In our Victory Garden we are encouraging composting to provide the growing seedlings with nutrients. I recently put together a handout for our staff and visitors to the garden, but really, anyone around the country can follow the advice and have lush rich soil out of kitchen scraps and yard waste. Here’s how.
Yes, you read correctly, that is a Virtual Victory Garden. This week we unveiled the latest of our Victory Garden initiatives: a virtual field trip that explores the steps to grow a garden right through your computer or television screen.
As evidenced by the multitude of home and urban gardens springing up in the past few years, along with the local and slow food movements, students across the country are encountering gardens in their schools, communities, and backyards. This program demonstrates the key steps to grow a successful garden while exploring the important values from the war such as teamwork, community service, and optimism. It also facilitates discussions on nutrition and food choices. Gardening can be one of the many ways to become more active, involved, and healthy.
Here’s what our victory garden looks like today. In less than two weeks it will be teeming with volunteers, plants and seedlings!
We are less than two weeks away from planting a victory garden on site at the museum! During World War II when 40% of the nation’s vegetables came from victory gardens, magazines and periodicals were full of recipes to use that garden produce. Check some out below! (more…)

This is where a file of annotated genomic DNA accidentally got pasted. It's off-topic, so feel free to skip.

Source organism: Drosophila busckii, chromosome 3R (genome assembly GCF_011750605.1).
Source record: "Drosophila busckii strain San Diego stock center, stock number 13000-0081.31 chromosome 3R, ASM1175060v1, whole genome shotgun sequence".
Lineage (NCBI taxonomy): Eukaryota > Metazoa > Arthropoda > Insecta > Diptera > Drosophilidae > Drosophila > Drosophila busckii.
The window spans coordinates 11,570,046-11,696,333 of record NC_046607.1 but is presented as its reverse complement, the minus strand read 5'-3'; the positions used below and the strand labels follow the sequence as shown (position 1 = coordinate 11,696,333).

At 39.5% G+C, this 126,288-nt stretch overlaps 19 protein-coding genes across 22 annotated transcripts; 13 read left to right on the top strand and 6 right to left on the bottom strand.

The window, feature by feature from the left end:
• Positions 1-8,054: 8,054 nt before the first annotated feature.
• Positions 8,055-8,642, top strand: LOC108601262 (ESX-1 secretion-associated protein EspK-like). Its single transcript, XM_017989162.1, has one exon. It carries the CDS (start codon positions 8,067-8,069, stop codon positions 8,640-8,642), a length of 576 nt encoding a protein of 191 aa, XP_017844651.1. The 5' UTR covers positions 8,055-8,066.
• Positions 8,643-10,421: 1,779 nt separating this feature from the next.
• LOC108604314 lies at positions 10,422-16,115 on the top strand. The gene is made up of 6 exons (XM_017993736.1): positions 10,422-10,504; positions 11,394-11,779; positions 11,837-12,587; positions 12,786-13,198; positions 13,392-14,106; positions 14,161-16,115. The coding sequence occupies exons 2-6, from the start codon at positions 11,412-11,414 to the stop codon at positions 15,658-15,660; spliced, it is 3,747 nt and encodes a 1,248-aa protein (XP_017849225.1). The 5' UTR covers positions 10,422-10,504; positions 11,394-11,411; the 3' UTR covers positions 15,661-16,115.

The National WWII Museum is excited to announce that we will be building a victory garden onsite at the Museum on September 23rd and 24th. Leading up to the garden build we will be providing you with stories and recipes from the victory gardens of the war years.
One big wartime message in the 1940s was the importance of stretching your dollar – and your food. That’s a big reason why people planted victory gardens in the first place; if people could grow their own veggies, more could be sent to troops overseas. Victory gardens provided almost 40 percent of vegetables grown in the U.S. during the war! Combine that with rationing, and people were conscious of using every bit of food they bought or grew and not letting any go to waste. Of course, this led to some odd combinations, like cream cheese and carrot sandwiches and baked beans in applesauce. But in the spirit of ingenuity – especially in the difficult economic times we’re living in – we’ve featured some creative recipes for stretching your leftovers into some fun appetizers! All of these recipes were found in The Wartime Cook Book, published in 1942.
The National WWII Museum tells the story of the American Experience in the war that changed the world - why it was fought, how it was won, and what it means today - so that all generations will understand the price of freedom and be inspired by what they learn.